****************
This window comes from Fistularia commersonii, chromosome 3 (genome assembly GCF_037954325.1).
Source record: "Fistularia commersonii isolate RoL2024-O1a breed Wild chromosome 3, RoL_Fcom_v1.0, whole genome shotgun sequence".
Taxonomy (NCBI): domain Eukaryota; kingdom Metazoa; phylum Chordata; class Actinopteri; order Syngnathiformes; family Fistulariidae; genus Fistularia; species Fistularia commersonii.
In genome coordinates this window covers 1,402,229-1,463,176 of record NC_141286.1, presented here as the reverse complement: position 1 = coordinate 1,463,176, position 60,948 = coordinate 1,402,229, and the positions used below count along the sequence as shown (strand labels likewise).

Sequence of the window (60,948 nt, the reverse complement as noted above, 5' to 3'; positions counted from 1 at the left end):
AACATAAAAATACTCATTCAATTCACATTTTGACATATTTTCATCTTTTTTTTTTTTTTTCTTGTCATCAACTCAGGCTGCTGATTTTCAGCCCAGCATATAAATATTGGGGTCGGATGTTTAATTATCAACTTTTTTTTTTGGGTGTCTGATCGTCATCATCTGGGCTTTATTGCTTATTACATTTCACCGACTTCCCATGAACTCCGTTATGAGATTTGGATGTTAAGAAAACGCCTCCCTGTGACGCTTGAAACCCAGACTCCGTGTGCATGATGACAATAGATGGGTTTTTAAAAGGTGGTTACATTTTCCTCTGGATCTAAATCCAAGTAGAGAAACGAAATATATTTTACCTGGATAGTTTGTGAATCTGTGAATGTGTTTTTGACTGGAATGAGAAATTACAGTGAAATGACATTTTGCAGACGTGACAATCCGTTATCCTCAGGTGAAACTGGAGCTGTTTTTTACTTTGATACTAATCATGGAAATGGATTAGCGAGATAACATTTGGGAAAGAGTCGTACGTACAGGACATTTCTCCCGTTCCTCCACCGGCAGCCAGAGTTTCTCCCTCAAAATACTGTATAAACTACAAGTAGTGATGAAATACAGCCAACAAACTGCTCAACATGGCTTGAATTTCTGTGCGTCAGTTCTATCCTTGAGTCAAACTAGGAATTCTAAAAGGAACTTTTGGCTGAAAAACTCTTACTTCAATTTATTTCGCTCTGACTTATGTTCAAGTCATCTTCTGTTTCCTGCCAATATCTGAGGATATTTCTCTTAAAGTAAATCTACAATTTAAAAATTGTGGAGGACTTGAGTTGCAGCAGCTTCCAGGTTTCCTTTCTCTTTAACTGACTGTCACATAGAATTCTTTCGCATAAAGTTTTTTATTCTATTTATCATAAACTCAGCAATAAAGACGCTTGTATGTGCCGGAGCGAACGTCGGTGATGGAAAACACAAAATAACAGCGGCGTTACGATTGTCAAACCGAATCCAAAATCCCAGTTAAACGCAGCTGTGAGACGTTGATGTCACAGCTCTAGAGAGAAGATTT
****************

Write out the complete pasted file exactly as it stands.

This window comes from Fistularia commersonii, chromosome 3 (genome assembly GCF_037954325.1).
Source record: "Fistularia commersonii isolate RoL2024-O1a breed Wild chromosome 3, RoL_Fcom_v1.0, whole genome shotgun sequence".
Taxonomy (NCBI): domain Eukaryota; kingdom Metazoa; phylum Chordata; class Actinopteri; order Syngnathiformes; family Fistulariidae; genus Fistularia; species Fistularia commersonii.
In genome coordinates this window covers 1,402,229-1,463,176 of record NC_141286.1, presented here as the reverse complement: position 1 = coordinate 1,463,176, position 60,948 = coordinate 1,402,229, and the positions used below count along the sequence as shown (strand labels likewise).

Sequence of the window (60,948 nt, the reverse complement as noted above, 5' to 3'; positions counted from 1 at the left end):
AACATAAAAATACTCATTCAATTCACATTTTGACATATTTTCATCTTTTTTTTTTTTTTTCTTGTCATCAACTCAGGCTGCTGATTTTCAGCCCAGCATATAAATATTGGGGTCGGATGTTTAATTATCAACTTTTTTTTTTGGGTGTCTGATCGTCATCATCTGGGCTTTATTGCTTATTACATTTCACCGACTTCCCATGAACTCCGTTATGAGATTTGGATGTTAAGAAAACGCCTCCCTGTGACGCTTGAAACCCAGACTCCGTGTGCATGATGACAATAGATGGGTTTTTAAAAGGTGGTTACATTTTCCTCTGGATCTAAATCCAAGTAGAGAAACGAAATATATTTTACCTGGATAGTTTGTGAATCTGTGAATGTGTTTTTGACTGGAATGAGAAATTACAGTGAAATGACATTTTGCAGACGTGACAATCCGTTATCCTCAGGTGAAACTGGAGCTGTTTTTTACTTTGATACTAATCATGGAAATGGATTAGCGAGATAACATTTGGGAAAGAGTCGTACGTACAGGACATTTCTCCCGTTCCTCCACCGGCAGCCAGAGTTTCTCCCTCAAAATACTGTATAAACTACAAGTAGTGATGAAATACAGCCAACAAACTGCTCAACATGGCTTGAATTTCTGTGCGTCAGTTCTATCCTTGAGTCAAACTAGGAATTCTAAAAGGAACTTTTGGCTGAAAAACTCTTACTTCAATTTATTTCGCTCTGACTTATGTTCAAGTCATCTTCTGTTTCCTGCCAATATCTGAGGATATTTCTCTTAAAGTAAATCTACAATTTAAAAATTGTGGAGGACTTGAGTTGCAGCAGCTTCCAGGTTTCCTTTCTCTTTAACTGACTGTCACATAGAATTCTTTCGCATAAAGTTTTTTATTCTATTTATCATAAACTCAGCAATAAAGACGCTTGTATGTGCCGGAGCGAACGTCGGTGATGGAAAACACAAAATAACAGCGGCGTTACGATTGTCAAACCGAATCCAAAATCCCAGTTAAACGCAGCTGTGAGACGTTGATGTCACAGCTCTAGAGAGAAGATTT